SmartPhoneMan and His Interaction with Media Servers on St. Patrick's Day

March 24, 2015

Last week we made it about halfway through SmartPhoneMan’s day.  Let’s finish his day.  Right now, he’s in a rush to get home for the fantasy baseball draft.  Everyone is scattered across the country and uses different methods to call in – people call in from POTS phone, though not as many as the year before, some are on a laptop at home, some have a nice tablets on LTE networks, some are on cellphones, and a few have smartphones over Wi-Fi at a coffee shop. 

Media Servers and St. Patrick's Day

March 17, 2015

Last week I wrote about the important role media servers play in the network.  Today is St. Patrick’s Day and let’s see how SmartPhoneMan interacts with Media Servers. SmartPhoneMan is just like you and me.  He keeps a smartphone on him all the time and has interesting apps downloaded that he thinks makes his life better or allows him to stay in touch more easily. 

Media Servers Will Play an Increasingly Important Role for Telco Apps

March 10, 2015

Media servers play an important role in enabling many of the real-time communications applications many of us use every day.  When you retrieve a voice mail, have an email read back to you while in the car or get on a conference call, a media server is involved.  Media servers provide the back-end voice and/or video transcoding to/from different networks or to/from different endpoints, play/record, mixing of voice and/or video into mashups or conferences, echo cancellation, text to speech and speech to text, text/picture overlay and simple digit detection to name some of the functions of a media server.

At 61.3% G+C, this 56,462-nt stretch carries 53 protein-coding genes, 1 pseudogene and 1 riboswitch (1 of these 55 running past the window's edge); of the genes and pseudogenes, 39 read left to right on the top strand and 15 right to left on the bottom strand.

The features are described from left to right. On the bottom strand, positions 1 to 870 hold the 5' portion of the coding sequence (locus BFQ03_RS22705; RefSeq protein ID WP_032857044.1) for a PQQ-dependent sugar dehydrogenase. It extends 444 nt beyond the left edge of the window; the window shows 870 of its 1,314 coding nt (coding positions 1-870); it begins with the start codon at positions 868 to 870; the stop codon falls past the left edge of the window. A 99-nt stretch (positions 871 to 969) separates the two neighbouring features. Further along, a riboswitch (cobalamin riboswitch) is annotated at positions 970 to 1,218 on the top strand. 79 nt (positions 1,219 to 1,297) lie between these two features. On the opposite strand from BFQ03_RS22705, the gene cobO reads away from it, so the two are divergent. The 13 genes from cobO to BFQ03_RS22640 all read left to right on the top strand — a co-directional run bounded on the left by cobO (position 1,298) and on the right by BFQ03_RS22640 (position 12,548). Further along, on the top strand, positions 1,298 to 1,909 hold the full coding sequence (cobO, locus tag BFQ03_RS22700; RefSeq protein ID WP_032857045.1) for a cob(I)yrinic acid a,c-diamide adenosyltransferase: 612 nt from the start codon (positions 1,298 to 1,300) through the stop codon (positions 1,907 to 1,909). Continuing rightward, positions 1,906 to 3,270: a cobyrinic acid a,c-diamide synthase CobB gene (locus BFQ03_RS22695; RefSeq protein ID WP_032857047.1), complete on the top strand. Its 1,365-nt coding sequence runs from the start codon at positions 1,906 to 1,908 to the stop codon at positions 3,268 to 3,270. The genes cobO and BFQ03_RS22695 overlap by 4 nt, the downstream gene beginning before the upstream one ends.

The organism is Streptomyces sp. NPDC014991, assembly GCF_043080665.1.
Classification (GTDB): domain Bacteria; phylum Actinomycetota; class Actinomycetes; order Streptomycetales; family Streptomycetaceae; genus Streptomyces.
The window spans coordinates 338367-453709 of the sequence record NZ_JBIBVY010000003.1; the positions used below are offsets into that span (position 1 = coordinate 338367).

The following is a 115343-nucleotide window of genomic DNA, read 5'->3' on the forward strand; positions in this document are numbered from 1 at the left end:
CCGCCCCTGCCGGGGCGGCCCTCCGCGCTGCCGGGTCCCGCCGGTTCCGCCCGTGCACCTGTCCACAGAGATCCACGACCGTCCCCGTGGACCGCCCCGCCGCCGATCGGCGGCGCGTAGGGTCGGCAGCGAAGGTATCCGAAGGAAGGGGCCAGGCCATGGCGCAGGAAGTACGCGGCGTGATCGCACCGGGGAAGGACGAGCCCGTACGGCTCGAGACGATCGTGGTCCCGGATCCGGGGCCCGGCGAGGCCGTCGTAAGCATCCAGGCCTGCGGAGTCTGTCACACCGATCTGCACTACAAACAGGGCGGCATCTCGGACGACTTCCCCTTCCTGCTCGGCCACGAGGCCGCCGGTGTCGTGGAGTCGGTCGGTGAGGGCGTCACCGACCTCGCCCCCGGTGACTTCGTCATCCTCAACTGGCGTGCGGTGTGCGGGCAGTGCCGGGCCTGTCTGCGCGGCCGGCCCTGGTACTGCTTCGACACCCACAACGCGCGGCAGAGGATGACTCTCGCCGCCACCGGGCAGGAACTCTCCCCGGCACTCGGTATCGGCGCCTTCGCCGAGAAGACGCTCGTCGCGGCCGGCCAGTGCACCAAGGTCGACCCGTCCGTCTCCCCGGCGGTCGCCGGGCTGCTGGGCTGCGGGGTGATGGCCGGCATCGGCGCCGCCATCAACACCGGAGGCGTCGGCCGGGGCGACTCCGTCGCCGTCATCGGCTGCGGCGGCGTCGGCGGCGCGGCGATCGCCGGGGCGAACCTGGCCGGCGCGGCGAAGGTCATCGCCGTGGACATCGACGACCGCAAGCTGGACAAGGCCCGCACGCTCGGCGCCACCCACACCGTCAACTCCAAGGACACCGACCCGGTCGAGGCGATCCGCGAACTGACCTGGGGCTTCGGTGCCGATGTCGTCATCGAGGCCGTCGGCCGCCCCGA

In other words, they enable interactive communication applications.

The MWC 2015 Reality

March 3, 2015

A month ago I wrote a blog about what I’d expect to see at Mobile World Congress.  At that time, I expected to see 5G messaging, NFV, some VoLTE and video.  So how did I do?

Based on being there just on Monday, and based on the fact that I don’t have time to go over to the smartphone and overall consumer gadget area and see what is going on there, and that I’m focusing more on infrastructure, I feel the following is what this MWC is about:

  1. VoLTE messaging is pretty large.

Why Carriers and WebRTC Don't Have to be the Same Magnet Polarization and Can be Partners Part II

February 24, 2015

Last week, I started exploring why WebRTC is interesting for carriers and wrote about extending existing applications with WebRTC to keep the offerings fresh.   But WebRTC may also be a way to compete with OTT apps that are riding on top of their network.   Apps that are free and don’t provide revenue to the carriers.  These apps have taken important value added service revenue away from the service providers, which have been estimated from Ovum to be in the billions of dollars and a few percentage points of overall revenue. 

Why Carriers and WebRTC Don't Have to be At the Same End of the Magnet Part 1

February 17, 2015

 

While WebRTC seems to be emerging as an enterprise play, because of it’s contact center enhancement capability, I’ve been asked more than a few times why WebRTC might be good for service providers or carriers.  This is an especially important question with Mobile World Congress looming.  In fact, in the Dialogic booth we will have some IMS and VoLTE product demonstrations, which you might expect of us at Mobile World Congress, but we’re also having a demonstration involving WebRTC.